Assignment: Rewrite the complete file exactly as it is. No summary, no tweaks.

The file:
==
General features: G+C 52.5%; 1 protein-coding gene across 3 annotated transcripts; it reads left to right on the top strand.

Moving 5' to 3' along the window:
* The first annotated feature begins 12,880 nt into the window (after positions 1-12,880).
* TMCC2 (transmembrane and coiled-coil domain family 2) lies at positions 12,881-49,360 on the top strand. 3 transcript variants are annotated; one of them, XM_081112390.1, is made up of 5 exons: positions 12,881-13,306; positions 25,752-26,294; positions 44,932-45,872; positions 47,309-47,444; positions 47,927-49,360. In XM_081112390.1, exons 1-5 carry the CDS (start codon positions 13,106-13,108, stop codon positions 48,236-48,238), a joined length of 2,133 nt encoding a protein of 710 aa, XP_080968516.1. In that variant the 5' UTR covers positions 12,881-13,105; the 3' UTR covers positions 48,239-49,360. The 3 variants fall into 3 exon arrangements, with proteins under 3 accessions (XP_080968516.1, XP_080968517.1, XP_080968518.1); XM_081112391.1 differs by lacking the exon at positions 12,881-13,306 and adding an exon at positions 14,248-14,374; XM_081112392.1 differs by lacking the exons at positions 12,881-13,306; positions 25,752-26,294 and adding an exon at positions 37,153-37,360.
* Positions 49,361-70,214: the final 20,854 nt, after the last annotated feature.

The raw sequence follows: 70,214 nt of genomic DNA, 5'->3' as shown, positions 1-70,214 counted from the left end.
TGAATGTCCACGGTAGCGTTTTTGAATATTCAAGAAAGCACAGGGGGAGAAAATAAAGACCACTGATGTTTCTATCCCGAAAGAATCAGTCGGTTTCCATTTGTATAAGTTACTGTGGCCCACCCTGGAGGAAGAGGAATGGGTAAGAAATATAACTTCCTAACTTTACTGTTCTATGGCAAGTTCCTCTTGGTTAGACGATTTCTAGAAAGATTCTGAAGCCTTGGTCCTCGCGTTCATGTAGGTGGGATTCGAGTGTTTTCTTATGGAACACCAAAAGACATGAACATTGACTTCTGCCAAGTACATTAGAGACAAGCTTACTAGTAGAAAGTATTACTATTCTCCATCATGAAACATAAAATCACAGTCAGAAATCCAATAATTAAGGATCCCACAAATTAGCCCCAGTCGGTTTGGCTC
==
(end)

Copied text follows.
General features: G+C 52.5%; 1 protein-coding gene across 3 annotated transcripts; it reads left to right on the top strand.

Moving 5' to 3' along the window:
* The first annotated feature begins 12,880 nt into the window (after positions 1-12,880).
* TMCC2 (transmembrane and coiled-coil domain family 2) lies at positions 12,881-49,360 on the top strand. 3 transcript variants are annotated; one of them, XM_081112390.1, is made up of 5 exons: positions 12,881-13,306; positions 25,752-26,294; positions 44,932-45,872; positions 47,309-47,444; positions 47,927-49,360. In XM_081112390.1, exons 1-5 carry the CDS (start codon positions 13,106-13,108, stop codon positions 48,236-48,238), a joined length of 2,133 nt encoding a protein of 710 aa, XP_080968516.1. In that variant the 5' UTR covers positions 12,881-13,105; the 3' UTR covers positions 48,239-49,360. The 3 variants fall into 3 exon arrangements, with proteins under 3 accessions (XP_080968516.1, XP_080968517.1, XP_080968518.1); XM_081112391.1 differs by lacking the exon at positions 12,881-13,306 and adding an exon at positions 14,248-14,374; XM_081112392.1 differs by lacking the exons at positions 12,881-13,306; positions 25,752-26,294 and adding an exon at positions 37,153-37,360.
* Positions 49,361-70,214: the final 20,854 nt, after the last annotated feature.

The raw sequence follows: 70,214 nt of genomic DNA, 5'->3' as shown, positions 1-70,214 counted from the left end.
TGAATGTCCACGGTAGCGTTTTTGAATATTCAAGAAAGCACAGGGGGAGAAAATAAAGACCACTGATGTTTCTATCCCGAAAGAATCAGTCGGTTTCCATTTGTATAAGTTACTGTGGCCCACCCTGGAGGAAGAGGAATGGGTAAGAAATATAACTTCCTAACTTTACTGTTCTATGGCAAGTTCCTCTTGGTTAGACGATTTCTAGAAAGATTCTGAAGCCTTGGTCCTCGCGTTCATGTAGGTGGGATTCGAGTGTTTTCTTATGGAACACCAAAAGACATGAACATTGACTTCTGCCAAGTACATTAGAGACAAGCTTACTAGTAGAAAGTATTACTATTCTCCATCATGAAACATAAAATCACAGTCAGAAATCCAATAATTAAGGATCCCACAAATTAGCCCCAGTCGGTTTGGCTC